Let’s Change The Story Together
It’s not rocket science. Vermont’s economic future hinges upon nurturing every drop of homegrown talent to its highest potential. It’s what enables businesses to grow, workers to pay their bills, and the state to invest in the priorities that make our state special.
We don’t often discuss gender in conversations about economic growth, but we should. Because women in Vermont are an underdeveloped resource – and a disproportionate share of those living in poverty.
Consider the following:
Vermont women who work full-time, year-round earn just 84¢ for every dollar earned by Vermont men.
39% of women who work full-time earn less than $35,000 (the amount an individual must earn to meet basic needs, as defined by the VT Joint Fiscal Office).
Nearly 50% of the occupations in which women's median annual salaries top $35,000 are those in which women are a tiny fraction of the workfoce.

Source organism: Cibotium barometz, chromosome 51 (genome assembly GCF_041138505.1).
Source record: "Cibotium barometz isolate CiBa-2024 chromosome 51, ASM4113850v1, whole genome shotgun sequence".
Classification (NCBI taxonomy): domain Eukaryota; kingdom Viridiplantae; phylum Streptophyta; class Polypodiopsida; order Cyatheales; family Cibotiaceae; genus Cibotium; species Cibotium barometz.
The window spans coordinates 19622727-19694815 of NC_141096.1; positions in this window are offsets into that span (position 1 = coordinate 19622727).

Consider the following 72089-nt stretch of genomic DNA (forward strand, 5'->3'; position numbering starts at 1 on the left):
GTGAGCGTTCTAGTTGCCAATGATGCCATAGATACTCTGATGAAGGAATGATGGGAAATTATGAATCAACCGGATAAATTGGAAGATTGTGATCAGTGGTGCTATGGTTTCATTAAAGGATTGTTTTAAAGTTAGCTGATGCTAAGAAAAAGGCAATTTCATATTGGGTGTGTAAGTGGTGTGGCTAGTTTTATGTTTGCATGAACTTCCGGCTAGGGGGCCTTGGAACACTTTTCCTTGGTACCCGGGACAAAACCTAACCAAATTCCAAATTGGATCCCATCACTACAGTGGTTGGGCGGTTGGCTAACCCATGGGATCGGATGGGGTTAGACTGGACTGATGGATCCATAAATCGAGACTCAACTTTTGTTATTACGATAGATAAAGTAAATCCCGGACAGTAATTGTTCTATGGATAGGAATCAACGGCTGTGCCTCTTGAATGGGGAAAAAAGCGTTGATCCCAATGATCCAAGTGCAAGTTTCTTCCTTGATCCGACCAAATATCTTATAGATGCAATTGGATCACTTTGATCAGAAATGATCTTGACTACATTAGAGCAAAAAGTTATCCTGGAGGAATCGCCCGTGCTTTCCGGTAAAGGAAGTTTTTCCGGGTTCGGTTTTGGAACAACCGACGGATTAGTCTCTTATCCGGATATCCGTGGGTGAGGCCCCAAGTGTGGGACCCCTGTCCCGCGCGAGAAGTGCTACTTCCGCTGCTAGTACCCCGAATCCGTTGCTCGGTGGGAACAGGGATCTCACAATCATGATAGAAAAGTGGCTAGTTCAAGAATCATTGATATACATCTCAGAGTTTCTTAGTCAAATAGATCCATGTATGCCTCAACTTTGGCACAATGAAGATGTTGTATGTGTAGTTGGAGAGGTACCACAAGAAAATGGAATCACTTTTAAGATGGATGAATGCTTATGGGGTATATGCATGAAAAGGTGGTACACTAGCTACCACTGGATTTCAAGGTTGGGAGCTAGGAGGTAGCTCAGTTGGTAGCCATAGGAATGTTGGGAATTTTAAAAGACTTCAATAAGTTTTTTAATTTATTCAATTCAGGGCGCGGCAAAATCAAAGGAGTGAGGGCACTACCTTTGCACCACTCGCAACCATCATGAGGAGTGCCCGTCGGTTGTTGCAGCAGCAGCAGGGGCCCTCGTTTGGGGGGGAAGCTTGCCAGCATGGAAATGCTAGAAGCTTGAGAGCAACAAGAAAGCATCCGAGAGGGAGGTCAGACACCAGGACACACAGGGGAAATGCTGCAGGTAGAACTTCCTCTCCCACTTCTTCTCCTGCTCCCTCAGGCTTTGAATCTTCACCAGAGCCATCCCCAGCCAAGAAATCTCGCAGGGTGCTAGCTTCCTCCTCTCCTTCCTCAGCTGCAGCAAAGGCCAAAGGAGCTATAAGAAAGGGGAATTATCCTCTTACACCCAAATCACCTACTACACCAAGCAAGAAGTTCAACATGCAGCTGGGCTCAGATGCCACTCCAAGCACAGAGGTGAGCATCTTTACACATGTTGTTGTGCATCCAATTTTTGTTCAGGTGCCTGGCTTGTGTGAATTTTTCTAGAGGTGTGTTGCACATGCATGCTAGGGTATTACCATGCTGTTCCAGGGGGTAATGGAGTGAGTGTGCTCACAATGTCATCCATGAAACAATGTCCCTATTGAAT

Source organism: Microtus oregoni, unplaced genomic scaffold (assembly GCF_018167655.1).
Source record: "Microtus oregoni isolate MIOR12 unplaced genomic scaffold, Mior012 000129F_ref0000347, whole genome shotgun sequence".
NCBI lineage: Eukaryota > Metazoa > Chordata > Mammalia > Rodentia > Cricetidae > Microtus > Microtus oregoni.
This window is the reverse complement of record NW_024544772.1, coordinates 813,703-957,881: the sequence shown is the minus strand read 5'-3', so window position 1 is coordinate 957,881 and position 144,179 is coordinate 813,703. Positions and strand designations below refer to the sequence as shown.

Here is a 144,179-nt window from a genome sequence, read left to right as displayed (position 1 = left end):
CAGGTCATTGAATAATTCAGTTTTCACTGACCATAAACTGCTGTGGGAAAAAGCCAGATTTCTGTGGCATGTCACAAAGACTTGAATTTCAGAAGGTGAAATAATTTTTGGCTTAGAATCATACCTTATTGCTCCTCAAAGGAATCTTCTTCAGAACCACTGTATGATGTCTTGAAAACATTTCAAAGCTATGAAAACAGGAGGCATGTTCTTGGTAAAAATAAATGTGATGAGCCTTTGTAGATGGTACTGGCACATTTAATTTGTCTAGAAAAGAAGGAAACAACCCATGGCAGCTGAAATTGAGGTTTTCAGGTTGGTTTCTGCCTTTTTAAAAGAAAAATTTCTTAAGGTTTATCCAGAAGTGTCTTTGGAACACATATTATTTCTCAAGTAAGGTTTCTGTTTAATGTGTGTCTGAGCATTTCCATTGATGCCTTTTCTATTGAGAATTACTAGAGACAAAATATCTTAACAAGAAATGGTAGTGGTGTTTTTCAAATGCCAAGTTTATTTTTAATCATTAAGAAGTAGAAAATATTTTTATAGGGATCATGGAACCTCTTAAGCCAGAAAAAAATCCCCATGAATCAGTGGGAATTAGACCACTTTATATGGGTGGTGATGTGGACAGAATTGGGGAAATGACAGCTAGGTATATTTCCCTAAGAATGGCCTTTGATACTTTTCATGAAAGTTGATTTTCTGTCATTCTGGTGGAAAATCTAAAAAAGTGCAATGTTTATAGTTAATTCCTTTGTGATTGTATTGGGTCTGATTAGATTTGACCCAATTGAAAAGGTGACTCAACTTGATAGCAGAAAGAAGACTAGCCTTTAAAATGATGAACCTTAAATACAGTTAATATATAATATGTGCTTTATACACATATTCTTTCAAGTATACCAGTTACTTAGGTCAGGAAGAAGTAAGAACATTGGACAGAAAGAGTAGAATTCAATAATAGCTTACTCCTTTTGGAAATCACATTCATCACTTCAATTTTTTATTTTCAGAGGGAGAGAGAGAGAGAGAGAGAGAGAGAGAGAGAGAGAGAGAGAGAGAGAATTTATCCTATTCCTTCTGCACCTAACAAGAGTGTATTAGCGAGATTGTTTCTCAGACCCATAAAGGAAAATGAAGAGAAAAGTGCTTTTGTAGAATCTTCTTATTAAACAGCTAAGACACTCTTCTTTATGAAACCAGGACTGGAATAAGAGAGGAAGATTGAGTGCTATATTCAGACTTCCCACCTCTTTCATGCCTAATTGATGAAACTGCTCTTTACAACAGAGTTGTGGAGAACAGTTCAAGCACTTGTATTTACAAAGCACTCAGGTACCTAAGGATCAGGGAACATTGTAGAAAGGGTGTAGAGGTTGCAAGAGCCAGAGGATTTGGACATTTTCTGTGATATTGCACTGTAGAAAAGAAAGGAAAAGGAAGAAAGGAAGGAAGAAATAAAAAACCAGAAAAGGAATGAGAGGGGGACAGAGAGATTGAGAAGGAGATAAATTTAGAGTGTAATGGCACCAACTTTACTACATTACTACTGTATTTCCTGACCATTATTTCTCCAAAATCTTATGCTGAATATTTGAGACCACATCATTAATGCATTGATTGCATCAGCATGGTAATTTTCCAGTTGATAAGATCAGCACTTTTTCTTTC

Vermont is the only state that has never sent a woman to Congress.
Developing women’s economic potential is sound economic policy
Change The Story VT (CTS) is a multi-year initiative to align philanthropy, policy, and programs to fast-track women’s economic progress in Vermont. Spearheaded by three statewide organizations – The Vermont Women’s Fund, the Vermont Commission on Women, and Vermont Works for Women – it is focused on engaging key partners whose reach and influence can leverage systemic change.
Change The Story has released five data briefs outlining the state of working women in Vermont:
- Women, Work and Wages in Vermont (2016)
- Where Vermont Women Work... and Why It Matters
- Women's Business Ownership and the Vermont Economy
- Vermont Women and Leadership
- Women, Work, and Wages in Vermont (2019)
The Change The Story initiative was informed by research - and by engaging lots of young women and girls in conversations!
In 2013, Vermont Works for Women traveled the state interviewing hundreds of young women, ages 15-25, from 28 communities, Brattleboro to St. Johnsbury. We inquired about the challenges of school, work and becoming adults; and they offered us consistent feedback no matter their socio-economic status:
- ...they are ill-equipped to manage work and money (they want to become more financially literate)
- ...allies and supportive networks are in short supply (peer aggression is undercutting confidence and personal progress)
- ...they have limited exposure to work and career options (they know about a small slice of future career paths traditionally held by women)